2-dancer, 4-dancer, 6-dancer, 8-dancer, and 12-dancer choreography
- You can write standard 8-dancer choreography, or special purpose choreography such
as 2-couple or 6-couple (rectangular
or hex) material.
- The program is capable of doing concepts such as Near, Far, Those Facing The Caller, Couple #N, etc.
- You can see the absolute position of dancers after calls such as Slip The Clutch.
Types of sequences
You can write several types of sequences, such as
- Start from a squared set and end with a resolve.
- Same as normal sequences, but much shorter, say 5 calls or less.
Singing-call sequences (corner or R-H lady progression)
- Such as zero-lines to zero-box
Sequences are stored in sequence databases. Each sequence database has several
properties (such as level, degree of difficulty, and type of sequences).
For example, one database can contain your A1-Level singing calls, another can
contain your A2-Level Asymmetric sequences, another can contain short Plus-Level sequences.
Since the program knows which type of sequences are
contained in each database, it can verify that the sequences work
(e.g., that after a corner-progression singing call sequence, the dancers
are in sequence, and paired with their corners).
All calls up thru C4.
- The program has a list database containing all (as far as I know)
calls, concepts, identifiers, fractions, used in Square Dancing.
You can add calls, or move calls from one level to another. If you want, you can also create your own 'levels'.
New calls or variations of existing calls can be added as desired.
- When the program is unable to do a particular call, or a variation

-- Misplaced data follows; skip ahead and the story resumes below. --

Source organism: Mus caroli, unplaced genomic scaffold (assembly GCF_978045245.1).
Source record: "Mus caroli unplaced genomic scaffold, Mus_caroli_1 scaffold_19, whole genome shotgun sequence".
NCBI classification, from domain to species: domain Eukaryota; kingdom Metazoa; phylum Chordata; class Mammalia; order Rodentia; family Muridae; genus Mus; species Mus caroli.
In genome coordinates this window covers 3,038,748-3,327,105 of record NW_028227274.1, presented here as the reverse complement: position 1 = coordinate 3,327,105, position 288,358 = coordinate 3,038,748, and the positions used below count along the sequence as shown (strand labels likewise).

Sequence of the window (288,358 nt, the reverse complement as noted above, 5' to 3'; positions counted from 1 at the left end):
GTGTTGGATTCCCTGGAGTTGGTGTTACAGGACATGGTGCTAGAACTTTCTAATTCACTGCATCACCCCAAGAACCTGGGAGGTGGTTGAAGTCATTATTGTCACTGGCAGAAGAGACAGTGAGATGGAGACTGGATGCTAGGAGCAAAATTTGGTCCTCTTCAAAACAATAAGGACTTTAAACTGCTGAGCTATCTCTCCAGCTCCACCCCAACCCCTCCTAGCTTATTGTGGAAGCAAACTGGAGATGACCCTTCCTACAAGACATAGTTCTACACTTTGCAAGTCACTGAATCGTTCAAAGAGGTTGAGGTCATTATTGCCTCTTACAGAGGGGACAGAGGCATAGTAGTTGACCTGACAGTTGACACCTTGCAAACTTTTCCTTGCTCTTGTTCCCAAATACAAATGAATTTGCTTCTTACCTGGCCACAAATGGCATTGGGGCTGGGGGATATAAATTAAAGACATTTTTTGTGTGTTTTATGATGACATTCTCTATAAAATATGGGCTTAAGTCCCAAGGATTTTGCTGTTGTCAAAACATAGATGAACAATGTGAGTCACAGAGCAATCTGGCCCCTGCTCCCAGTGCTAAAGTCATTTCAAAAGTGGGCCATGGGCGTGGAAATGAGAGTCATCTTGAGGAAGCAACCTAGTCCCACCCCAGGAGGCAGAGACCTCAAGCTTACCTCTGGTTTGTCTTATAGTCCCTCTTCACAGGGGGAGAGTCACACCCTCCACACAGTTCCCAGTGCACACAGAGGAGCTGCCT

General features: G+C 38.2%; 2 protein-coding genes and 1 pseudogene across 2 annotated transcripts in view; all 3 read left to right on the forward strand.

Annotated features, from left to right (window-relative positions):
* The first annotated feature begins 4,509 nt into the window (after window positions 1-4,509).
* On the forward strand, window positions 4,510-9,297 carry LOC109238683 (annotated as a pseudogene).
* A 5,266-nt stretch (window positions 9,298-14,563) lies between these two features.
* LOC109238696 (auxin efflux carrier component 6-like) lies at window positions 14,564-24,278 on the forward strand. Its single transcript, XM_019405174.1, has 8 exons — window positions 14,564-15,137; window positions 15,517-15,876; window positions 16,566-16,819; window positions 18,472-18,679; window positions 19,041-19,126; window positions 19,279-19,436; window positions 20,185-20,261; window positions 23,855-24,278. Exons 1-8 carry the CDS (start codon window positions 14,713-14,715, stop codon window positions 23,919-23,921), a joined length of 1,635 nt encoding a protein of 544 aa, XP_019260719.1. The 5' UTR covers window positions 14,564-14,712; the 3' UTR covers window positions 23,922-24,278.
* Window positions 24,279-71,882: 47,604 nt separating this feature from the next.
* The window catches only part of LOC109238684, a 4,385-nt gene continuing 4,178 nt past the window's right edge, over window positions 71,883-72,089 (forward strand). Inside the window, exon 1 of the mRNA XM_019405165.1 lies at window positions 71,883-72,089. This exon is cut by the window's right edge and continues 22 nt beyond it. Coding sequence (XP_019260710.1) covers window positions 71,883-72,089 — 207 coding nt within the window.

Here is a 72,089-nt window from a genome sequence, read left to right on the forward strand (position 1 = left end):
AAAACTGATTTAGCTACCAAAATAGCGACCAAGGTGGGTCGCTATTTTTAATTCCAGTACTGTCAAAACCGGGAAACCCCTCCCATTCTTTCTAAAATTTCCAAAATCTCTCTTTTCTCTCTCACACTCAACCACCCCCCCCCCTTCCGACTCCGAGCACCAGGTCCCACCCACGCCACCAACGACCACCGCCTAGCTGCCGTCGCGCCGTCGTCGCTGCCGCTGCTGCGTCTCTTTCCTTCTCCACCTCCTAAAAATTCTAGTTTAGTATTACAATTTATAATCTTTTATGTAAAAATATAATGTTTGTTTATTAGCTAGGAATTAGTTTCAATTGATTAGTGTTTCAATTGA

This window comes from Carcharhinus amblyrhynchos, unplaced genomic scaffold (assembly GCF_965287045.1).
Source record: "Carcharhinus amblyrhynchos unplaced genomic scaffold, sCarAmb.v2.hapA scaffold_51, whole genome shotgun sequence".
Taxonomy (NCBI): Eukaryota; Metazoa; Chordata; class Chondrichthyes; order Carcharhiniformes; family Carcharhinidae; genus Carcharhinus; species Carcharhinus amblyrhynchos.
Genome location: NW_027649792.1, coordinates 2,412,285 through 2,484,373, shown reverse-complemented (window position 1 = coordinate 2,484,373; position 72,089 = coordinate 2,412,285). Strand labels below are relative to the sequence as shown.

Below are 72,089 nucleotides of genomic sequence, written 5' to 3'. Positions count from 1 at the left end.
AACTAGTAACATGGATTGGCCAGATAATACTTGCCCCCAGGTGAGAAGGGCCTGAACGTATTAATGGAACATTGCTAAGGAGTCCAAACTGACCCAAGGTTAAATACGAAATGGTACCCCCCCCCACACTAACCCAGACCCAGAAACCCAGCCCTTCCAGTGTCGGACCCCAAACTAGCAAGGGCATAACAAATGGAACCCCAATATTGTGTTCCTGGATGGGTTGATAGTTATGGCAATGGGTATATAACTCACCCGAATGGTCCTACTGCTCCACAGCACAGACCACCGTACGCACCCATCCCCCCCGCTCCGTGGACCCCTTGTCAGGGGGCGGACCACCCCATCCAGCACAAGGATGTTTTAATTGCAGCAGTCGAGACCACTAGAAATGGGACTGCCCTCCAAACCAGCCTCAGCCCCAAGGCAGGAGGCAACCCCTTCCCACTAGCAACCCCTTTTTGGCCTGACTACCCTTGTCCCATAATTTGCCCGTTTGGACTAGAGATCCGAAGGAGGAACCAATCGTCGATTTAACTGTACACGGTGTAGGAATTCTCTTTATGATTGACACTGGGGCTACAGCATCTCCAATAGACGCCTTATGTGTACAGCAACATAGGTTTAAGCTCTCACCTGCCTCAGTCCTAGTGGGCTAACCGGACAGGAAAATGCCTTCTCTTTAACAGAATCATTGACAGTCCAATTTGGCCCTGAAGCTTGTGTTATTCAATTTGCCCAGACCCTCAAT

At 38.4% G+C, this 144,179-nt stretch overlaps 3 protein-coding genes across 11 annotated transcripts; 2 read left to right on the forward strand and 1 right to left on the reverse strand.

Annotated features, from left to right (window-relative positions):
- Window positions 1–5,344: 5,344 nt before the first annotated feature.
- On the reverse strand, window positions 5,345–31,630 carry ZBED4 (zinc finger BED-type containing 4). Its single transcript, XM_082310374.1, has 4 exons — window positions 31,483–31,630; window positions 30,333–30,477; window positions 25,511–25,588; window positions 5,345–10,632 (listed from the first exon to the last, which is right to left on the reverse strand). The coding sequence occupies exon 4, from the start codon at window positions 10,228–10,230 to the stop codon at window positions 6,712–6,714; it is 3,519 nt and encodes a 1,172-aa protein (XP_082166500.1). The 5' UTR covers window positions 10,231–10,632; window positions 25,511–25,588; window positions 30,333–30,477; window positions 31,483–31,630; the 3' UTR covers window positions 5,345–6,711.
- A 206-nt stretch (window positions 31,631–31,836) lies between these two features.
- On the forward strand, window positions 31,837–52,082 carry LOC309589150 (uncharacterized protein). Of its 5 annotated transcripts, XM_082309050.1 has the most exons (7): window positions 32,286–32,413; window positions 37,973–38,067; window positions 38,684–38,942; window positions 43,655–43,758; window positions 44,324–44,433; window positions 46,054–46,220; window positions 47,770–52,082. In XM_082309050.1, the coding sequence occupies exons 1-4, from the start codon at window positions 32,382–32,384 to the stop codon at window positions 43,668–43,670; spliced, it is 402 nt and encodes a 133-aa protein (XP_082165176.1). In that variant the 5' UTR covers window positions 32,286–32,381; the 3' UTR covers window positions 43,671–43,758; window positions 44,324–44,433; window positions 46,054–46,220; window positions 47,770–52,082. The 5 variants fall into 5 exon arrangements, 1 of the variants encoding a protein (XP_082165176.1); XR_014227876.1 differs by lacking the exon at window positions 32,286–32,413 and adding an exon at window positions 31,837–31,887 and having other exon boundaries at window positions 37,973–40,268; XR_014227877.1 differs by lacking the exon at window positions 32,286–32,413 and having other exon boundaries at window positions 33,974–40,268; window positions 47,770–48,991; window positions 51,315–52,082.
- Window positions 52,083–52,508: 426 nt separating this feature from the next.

of a call, you are prompted to 'add it'. In this case, you enter the name of the call, and then, using a graphical interface, drag dancer
icons from their starting position to their ending position. You then specify a few properties such as each dancer's Roll direction, if
any. The program then saves that information, and 'knows' how to do the given call from that position. This is a very powerful feature
since you can add practically any variation or use of a call (whether it is legal or not!) Once a new variation of a call has been
added, the program can automatically generate getouts using that call.
Abbreviations for calls can be added.
- The program has an extensive abbreviation database. For example, you can type in
'RTD', and the program will expand it to 'Relay The Deucey' (that is, if you are writing a Plus-Level sequence. If you are writing
a C4-Level sequence, the program will prompt you to select the desired expansion from a list of available expansions since the desired
call could have been 'Relay The Diamond'). In any case, if you have some favorite abbreviation, you may add it. You are also
free to delete any of the supplied abbreviations.
Extensive getout (resolve) database and a modest getin database.
- Both databases are for 8-dancer choreography only.
The program can automatically generate short sequences (opening biggies) by
comparing these two databases.
Lists of calls can be generated and printed.
- Lists can also be used to generate frequency counts of how many times each call was
used within a set of sequences.
The program is customizable.
- All databases can be edited. You can add your favorite getins, getouts, abbreviations, calls, levels,
etc. You can also change the color of the dancer icons. If you don't like the supplied icons, make your own (the dancer icons
used by the program are standard 32 x 32 Windows icons.
The program takes advantage of the Windows operating system.
- For example, the standard Windows Cut/Paste to clipboard, screen
resizing, and system colors all work as expected.
Sequences can be printed in several modes:
- One sequence per 8.5 x 11" page
- Several sequences per page
- One sequence per 8 x 5" card or per default-size printer page
- Or, sequences can be written to one or more text files
to be imported into a word processor
An installation program installs the program and necessary system files.
- Written in Microsoft Visual Studio 10. (32-bit)